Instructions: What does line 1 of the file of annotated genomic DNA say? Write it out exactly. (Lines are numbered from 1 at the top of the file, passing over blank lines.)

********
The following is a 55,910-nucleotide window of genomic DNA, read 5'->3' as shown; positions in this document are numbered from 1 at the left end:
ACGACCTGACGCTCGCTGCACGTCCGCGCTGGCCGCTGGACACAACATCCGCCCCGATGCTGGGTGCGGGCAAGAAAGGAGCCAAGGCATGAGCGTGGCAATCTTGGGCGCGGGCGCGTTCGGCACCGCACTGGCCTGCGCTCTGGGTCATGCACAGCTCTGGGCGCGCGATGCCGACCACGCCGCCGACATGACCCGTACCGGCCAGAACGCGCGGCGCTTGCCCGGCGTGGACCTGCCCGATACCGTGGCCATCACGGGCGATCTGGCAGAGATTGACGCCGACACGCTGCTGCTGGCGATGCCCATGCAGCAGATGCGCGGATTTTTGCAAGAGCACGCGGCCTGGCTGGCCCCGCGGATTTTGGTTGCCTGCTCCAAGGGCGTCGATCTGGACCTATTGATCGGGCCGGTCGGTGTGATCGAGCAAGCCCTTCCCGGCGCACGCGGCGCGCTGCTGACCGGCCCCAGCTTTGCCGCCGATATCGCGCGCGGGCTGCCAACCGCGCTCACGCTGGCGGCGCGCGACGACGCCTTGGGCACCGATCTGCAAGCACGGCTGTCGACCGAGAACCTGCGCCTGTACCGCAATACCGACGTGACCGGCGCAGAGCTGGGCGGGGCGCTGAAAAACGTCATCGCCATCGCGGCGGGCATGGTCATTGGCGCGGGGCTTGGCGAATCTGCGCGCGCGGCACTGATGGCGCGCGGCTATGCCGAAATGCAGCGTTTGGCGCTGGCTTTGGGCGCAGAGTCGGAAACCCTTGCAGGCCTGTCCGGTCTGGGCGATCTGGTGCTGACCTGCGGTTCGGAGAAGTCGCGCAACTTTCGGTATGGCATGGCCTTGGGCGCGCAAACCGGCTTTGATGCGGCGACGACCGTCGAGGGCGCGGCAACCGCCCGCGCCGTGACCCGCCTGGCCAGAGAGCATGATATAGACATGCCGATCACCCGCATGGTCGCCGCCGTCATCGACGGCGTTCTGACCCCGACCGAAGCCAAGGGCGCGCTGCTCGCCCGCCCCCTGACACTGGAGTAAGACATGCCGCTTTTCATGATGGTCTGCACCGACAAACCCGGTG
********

The following is a 55,910-nucleotide window of genomic DNA, read 5'->3' as shown; positions in this document are numbered from 1 at the left end: